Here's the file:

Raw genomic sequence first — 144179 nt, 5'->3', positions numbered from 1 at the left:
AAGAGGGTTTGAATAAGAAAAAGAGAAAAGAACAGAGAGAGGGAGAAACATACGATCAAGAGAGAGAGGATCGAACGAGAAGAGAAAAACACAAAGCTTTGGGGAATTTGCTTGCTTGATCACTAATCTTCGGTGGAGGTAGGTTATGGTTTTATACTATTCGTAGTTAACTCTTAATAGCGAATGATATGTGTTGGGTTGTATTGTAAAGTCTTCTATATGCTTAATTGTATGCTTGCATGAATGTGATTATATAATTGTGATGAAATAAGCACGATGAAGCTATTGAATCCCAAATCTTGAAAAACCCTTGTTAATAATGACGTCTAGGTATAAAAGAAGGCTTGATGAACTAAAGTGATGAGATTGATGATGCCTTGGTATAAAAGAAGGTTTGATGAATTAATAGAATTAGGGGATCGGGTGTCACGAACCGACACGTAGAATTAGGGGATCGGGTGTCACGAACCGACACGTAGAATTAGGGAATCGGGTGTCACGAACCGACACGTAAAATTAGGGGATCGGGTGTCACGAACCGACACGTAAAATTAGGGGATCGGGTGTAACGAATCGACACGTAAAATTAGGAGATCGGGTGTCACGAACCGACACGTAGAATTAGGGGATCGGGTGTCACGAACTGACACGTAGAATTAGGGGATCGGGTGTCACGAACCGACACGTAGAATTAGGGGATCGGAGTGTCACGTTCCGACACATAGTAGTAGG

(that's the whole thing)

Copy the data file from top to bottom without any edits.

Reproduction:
Raw genomic sequence first — 144179 nt, 5'->3', positions numbered from 1 at the left:
AAGAGGGTTTGAATAAGAAAAAGAGAAAAGAACAGAGAGAGGGAGAAACATACGATCAAGAGAGAGAGGATCGAACGAGAAGAGAAAAACACAAAGCTTTGGGGAATTTGCTTGCTTGATCACTAATCTTCGGTGGAGGTAGGTTATGGTTTTATACTATTCGTAGTTAACTCTTAATAGCGAATGATATGTGTTGGGTTGTATTGTAAAGTCTTCTATATGCTTAATTGTATGCTTGCATGAATGTGATTATATAATTGTGATGAAATAAGCACGATGAAGCTATTGAATCCCAAATCTTGAAAAACCCTTGTTAATAATGACGTCTAGGTATAAAAGAAGGCTTGATGAACTAAAGTGATGAGATTGATGATGCCTTGGTATAAAAGAAGGTTTGATGAATTAATAGAATTAGGGGATCGGGTGTCACGAACCGACACGTAGAATTAGGGGATCGGGTGTCACGAACCGACACGTAGAATTAGGGAATCGGGTGTCACGAACCGACACGTAAAATTAGGGGATCGGGTGTCACGAACCGACACGTAAAATTAGGGGATCGGGTGTAACGAATCGACACGTAAAATTAGGAGATCGGGTGTCACGAACCGACACGTAGAATTAGGGGATCGGGTGTCACGAACTGACACGTAGAATTAGGGGATCGGGTGTCACGAACCGACACGTAGAATTAGGGGATCGGAGTGTCACGTTCCGACACATAGTAGTAGG